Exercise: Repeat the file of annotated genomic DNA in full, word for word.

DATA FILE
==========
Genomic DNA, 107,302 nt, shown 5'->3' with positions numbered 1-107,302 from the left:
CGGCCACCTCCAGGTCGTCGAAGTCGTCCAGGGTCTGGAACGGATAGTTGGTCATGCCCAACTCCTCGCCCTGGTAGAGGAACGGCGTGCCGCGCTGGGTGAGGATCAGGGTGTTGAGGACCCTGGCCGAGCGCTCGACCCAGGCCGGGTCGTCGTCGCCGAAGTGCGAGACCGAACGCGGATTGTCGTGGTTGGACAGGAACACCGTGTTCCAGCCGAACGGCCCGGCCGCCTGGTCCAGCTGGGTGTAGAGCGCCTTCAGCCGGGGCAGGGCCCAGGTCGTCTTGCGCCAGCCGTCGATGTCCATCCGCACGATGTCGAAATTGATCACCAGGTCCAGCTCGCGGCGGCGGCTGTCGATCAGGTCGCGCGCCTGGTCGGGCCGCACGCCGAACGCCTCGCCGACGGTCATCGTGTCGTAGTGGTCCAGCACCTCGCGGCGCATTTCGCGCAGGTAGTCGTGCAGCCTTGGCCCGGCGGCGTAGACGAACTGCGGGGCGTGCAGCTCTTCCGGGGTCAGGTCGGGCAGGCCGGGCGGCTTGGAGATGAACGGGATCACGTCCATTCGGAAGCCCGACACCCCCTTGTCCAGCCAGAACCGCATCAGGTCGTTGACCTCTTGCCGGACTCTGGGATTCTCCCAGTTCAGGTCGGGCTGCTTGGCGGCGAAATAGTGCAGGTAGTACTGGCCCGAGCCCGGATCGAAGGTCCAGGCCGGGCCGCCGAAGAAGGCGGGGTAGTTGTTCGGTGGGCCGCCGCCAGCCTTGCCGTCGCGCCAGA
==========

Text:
Genomic DNA, 107,302 nt, shown 5'->3' with positions numbered 1-107,302 from the left:
CGGCCACCTCCAGGTCGTCGAAGTCGTCCAGGGTCTGGAACGGATAGTTGGTCATGCCCAACTCCTCGCCCTGGTAGAGGAACGGCGTGCCGCGCTGGGTGAGGATCAGGGTGTTGAGGACCCTGGCCGAGCGCTCGACCCAGGCCGGGTCGTCGTCGCCGAAGTGCGAGACCGAACGCGGATTGTCGTGGTTGGACAGGAACACCGTGTTCCAGCCGAACGGCCCGGCCGCCTGGTCCAGCTGGGTGTAGAGCGCCTTCAGCCGGGGCAGGGCCCAGGTCGTCTTGCGCCAGCCGTCGATGTCCATCCGCACGATGTCGAAATTGATCACCAGGTCCAGCTCGCGGCGGCGGCTGTCGATCAGGTCGCGCGCCTGGTCGGGCCGCACGCCGAACGCCTCGCCGACGGTCATCGTGTCGTAGTGGTCCAGCACCTCGCGGCGCATTTCGCGCAGGTAGTCGTGCAGCCTTGGCCCGGCGGCGTAGACGAACTGCGGGGCGTGCAGCTCTTCCGGGGTCAGGTCGGGCAGGCCGGGCGGCTTGGAGATGAACGGGATCACGTCCATTCGGAAGCCCGACACCCCCTTGTCCAGCCAGAACCGCATCAGGTCGTTGACCTCTTGCCGGACTCTGGGATTCTCCCAGTTCAGGTCGGGCTGCTTGGCGGCGAAATAGTGCAGGTAGTACTGGCCCGAGCCCGGATCGAAGGTCCAGGCCGGGCCGCCGAAGAAGGCGGGGTAGTTGTTCGGTGGGCCGCCGCCAGCCTTGCCGTCGCGCCAGA